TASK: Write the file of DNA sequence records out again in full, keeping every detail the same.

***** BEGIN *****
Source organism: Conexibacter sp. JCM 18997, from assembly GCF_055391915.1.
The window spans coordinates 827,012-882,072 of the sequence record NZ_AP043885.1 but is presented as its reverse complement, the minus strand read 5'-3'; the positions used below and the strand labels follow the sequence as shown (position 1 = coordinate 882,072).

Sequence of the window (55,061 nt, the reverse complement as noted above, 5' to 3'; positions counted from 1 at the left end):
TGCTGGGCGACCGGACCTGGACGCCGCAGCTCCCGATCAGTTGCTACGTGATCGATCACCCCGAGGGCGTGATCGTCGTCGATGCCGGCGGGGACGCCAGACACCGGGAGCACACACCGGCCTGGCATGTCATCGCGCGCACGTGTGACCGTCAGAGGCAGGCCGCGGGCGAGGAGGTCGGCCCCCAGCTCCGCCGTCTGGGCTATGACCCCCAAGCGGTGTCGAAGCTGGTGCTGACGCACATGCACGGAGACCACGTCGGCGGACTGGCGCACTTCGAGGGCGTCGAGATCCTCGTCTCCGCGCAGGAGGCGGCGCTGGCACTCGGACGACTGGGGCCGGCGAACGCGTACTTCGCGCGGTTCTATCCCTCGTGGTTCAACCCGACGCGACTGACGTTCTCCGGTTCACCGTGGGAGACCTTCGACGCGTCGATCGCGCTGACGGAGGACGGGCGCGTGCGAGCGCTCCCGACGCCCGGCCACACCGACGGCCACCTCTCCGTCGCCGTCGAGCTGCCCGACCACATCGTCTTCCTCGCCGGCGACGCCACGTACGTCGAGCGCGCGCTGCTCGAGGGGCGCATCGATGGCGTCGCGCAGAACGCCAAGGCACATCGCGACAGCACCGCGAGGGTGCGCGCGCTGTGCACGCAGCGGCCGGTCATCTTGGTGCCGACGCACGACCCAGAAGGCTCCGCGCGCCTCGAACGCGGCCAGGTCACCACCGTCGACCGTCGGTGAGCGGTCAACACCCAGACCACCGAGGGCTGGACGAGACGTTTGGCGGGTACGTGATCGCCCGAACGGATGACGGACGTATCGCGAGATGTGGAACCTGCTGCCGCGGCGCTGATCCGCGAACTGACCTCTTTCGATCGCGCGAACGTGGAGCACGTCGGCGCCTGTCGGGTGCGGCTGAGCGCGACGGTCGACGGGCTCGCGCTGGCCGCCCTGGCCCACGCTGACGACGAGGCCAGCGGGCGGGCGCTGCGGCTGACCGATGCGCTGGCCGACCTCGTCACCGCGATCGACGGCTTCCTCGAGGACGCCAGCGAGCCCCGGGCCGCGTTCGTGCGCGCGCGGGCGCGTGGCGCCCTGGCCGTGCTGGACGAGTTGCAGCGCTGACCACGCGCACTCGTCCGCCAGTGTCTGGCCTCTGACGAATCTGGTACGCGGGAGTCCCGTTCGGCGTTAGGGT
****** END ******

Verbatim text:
Source organism: Conexibacter sp. JCM 18997, from assembly GCF_055391915.1.
The window spans coordinates 827,012-882,072 of the sequence record NZ_AP043885.1 but is presented as its reverse complement, the minus strand read 5'-3'; the positions used below and the strand labels follow the sequence as shown (position 1 = coordinate 882,072).

Sequence of the window (55,061 nt, the reverse complement as noted above, 5' to 3'; positions counted from 1 at the left end):
TGCTGGGCGACCGGACCTGGACGCCGCAGCTCCCGATCAGTTGCTACGTGATCGATCACCCCGAGGGCGTGATCGTCGTCGATGCCGGCGGGGACGCCAGACACCGGGAGCACACACCGGCCTGGCATGTCATCGCGCGCACGTGTGACCGTCAGAGGCAGGCCGCGGGCGAGGAGGTCGGCCCCCAGCTCCGCCGTCTGGGCTATGACCCCCAAGCGGTGTCGAAGCTGGTGCTGACGCACATGCACGGAGACCACGTCGGCGGACTGGCGCACTTCGAGGGCGTCGAGATCCTCGTCTCCGCGCAGGAGGCGGCGCTGGCACTCGGACGACTGGGGCCGGCGAACGCGTACTTCGCGCGGTTCTATCCCTCGTGGTTCAACCCGACGCGACTGACGTTCTCCGGTTCACCGTGGGAGACCTTCGACGCGTCGATCGCGCTGACGGAGGACGGGCGCGTGCGAGCGCTCCCGACGCCCGGCCACACCGACGGCCACCTCTCCGTCGCCGTCGAGCTGCCCGACCACATCGTCTTCCTCGCCGGCGACGCCACGTACGTCGAGCGCGCGCTGCTCGAGGGGCGCATCGATGGCGTCGCGCAGAACGCCAAGGCACATCGCGACAGCACCGCGAGGGTGCGCGCGCTGTGCACGCAGCGGCCGGTCATCTTGGTGCCGACGCACGACCCAGAAGGCTCCGCGCGCCTCGAACGCGGCCAGGTCACCACCGTCGACCGTCGGTGAGCGGTCAACACCCAGACCACCGAGGGCTGGACGAGACGTTTGGCGGGTACGTGATCGCCCGAACGGATGACGGACGTATCGCGAGATGTGGAACCTGCTGCCGCGGCGCTGATCCGCGAACTGACCTCTTTCGATCGCGCGAACGTGGAGCACGTCGGCGCCTGTCGGGTGCGGCTGAGCGCGACGGTCGACGGGCTCGCGCTGGCCGCCCTGGCCCACGCTGACGACGAGGCCAGCGGGCGGGCGCTGCGGCTGACCGATGCGCTGGCCGACCTCGTCACCGCGATCGACGGCTTCCTCGAGGACGCCAGCGAGCCCCGGGCCGCGTTCGTGCGCGCGCGGGCGCGTGGCGCCCTGGCCGTGCTGGACGAGTTGCAGCGCTGACCACGCGCACTCGTCCGCCAGTGTCTGGCCTCTGACGAATCTGGTACGCGGGAGTCCCGTTCGGCGTTAGGGT